Over a million developers have joined DZone.

Quick and Dirty Python/Django Disk Based Caching Decorator

DZone's Guide to

Quick and Dirty Python/Django Disk Based Caching Decorator

· Web Dev Zone ·
Free Resource

Jumpstart your Angular applications with Indigo.Design, a unified platform for visual design, UX prototyping, code generation, and app development.

One of the great things about Django's caching framework is that you can cache complex objects. Say you have a list of dictionaries representing favorite movies from Netflix. You can jam that sucker right into the cache as is. No need to normalize it into a relational database schema, unless you actually need to deal with it relationaly.

The most popular Django cache back-end is memcached. If you do such caching a lot, you will eventually run into a limit on the maximum size of those objects. Now, you could just up the configured limit. But you need to worry about potentially kicking other items out of the cache early as you increase the average cached object's size.

In the case of Netflix movies, maybe the speed of the cache isn't important. If you're just caching them to save an API hit, and you only need the data occasionally, maybe you can get away to caching to disk. This will keep the hit rate on your regular cache high.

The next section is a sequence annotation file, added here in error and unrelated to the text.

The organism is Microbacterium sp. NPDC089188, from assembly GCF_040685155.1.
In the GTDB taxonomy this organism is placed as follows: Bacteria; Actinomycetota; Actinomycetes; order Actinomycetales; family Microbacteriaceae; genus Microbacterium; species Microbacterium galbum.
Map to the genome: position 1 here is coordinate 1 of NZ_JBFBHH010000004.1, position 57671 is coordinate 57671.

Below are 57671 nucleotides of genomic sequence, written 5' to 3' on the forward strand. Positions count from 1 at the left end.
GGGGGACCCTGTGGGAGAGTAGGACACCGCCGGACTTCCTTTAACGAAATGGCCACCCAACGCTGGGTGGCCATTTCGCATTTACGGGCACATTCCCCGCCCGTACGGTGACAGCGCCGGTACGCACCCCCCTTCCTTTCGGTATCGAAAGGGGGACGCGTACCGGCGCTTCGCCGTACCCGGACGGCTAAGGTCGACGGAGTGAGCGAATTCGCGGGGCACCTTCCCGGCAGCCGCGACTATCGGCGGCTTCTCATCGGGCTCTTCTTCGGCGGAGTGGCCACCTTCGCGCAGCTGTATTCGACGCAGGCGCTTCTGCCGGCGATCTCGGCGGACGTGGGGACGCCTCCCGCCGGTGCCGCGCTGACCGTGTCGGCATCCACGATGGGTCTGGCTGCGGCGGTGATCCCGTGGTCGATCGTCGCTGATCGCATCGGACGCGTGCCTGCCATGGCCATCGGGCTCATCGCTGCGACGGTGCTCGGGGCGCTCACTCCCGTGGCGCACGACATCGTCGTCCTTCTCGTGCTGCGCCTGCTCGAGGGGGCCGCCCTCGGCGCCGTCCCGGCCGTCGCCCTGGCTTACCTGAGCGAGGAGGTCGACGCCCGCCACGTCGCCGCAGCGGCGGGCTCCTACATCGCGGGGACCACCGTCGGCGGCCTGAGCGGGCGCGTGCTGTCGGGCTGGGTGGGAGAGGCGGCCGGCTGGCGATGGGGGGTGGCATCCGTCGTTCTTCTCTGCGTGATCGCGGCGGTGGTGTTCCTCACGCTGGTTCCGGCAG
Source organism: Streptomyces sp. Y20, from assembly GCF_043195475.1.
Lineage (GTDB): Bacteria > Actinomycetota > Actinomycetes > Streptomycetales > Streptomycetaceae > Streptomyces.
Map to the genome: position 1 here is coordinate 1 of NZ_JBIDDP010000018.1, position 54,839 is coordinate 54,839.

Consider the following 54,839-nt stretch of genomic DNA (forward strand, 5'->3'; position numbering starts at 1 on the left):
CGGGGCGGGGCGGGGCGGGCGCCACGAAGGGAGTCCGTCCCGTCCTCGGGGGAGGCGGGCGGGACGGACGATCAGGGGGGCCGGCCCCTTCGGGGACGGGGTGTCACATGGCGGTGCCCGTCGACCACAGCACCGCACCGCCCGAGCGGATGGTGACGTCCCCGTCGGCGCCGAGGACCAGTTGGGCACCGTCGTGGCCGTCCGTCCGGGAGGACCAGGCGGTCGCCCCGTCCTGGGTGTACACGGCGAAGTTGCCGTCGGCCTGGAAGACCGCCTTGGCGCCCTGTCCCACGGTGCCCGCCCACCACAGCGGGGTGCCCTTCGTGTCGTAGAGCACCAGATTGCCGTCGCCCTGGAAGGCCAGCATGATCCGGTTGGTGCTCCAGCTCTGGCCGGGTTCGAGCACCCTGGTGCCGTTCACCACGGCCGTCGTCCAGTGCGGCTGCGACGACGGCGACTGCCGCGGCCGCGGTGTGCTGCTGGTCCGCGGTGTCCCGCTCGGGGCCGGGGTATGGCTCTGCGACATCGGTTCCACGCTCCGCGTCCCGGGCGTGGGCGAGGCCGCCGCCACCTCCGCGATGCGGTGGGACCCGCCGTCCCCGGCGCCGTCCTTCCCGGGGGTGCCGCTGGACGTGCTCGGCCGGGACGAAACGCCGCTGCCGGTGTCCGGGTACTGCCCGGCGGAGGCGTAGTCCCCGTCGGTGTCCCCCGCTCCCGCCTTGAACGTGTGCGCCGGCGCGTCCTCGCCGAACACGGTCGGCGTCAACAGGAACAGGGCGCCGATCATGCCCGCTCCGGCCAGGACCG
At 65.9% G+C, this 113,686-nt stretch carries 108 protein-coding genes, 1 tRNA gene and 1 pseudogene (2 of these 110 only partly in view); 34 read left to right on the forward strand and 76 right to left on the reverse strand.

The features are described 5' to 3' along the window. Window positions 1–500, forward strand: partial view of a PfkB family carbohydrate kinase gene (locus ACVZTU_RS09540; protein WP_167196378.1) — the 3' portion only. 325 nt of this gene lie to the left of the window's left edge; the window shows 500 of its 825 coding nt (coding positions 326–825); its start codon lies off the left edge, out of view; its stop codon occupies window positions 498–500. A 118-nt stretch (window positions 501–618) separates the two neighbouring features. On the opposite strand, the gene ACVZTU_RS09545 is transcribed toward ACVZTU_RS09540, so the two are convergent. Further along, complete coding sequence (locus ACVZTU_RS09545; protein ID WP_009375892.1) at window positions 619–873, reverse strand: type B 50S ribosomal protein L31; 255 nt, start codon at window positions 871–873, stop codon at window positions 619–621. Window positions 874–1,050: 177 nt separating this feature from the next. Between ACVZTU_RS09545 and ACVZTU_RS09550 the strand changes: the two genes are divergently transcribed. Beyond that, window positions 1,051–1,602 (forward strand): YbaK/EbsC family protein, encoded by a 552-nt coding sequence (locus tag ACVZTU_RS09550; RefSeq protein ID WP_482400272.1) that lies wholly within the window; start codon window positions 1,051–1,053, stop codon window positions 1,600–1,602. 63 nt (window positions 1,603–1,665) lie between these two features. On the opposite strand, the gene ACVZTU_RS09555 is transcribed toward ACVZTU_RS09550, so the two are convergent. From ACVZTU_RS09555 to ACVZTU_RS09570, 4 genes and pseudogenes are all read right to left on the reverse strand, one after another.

Here is a quick a dirty decorator that takes any object that pickle can serialize, and writes it to a file. Subsequent calls to the decorator just bring backed the cached object for a configurable duration of time.

def cache_disk(seconds = 900, cache_folder="/tmp"):
    def doCache(f):
        def inner_function(*args, **kwargs):

            # calculate a cache key based on the decorated method signature
            key = sha1(str(f.__module__) + str(f.__name__) + str(args) + str(kwargs)).hexdigest()
            filepath = os.path.join(cache_folder, key)

            # verify that the cached object exists and is less than $seconds old
            if os.path.exists(filepath):
                modified = os.path.getmtime(filepath)
                age_seconds = time.time() - modified
                if age_seconds < seconds:
                    return pickle.load(open(filepath, "rb"))

            # call the decorated function...
            result = f(*args, **kwargs)

            # ... and save the cached object for next time
            pickle.dump(result, open(filepath, "wb"))

            return result
        return inner_function
    return doCache

You can then wrap any function in this decorator to cache the results to disk.

@cache_disk(seconds = 900, cache_folder="/tmp"):
def get_netflix_favorites(account_id):
   ... do somthing really expensive
   return {
      "account_id": account_id,
      "data": {
           ... more stuff here

Source: http://bitkickers.blogspot.com/2011/11/pythondjango-disk-based-caching.html

Take a look at an Indigo.Design sample application to learn more about how apps are created with design to code software.


Opinions expressed by DZone contributors are their own.

{{ parent.title || parent.header.title}}

{{ parent.tldr }}

{{ parent.urlSource.name }}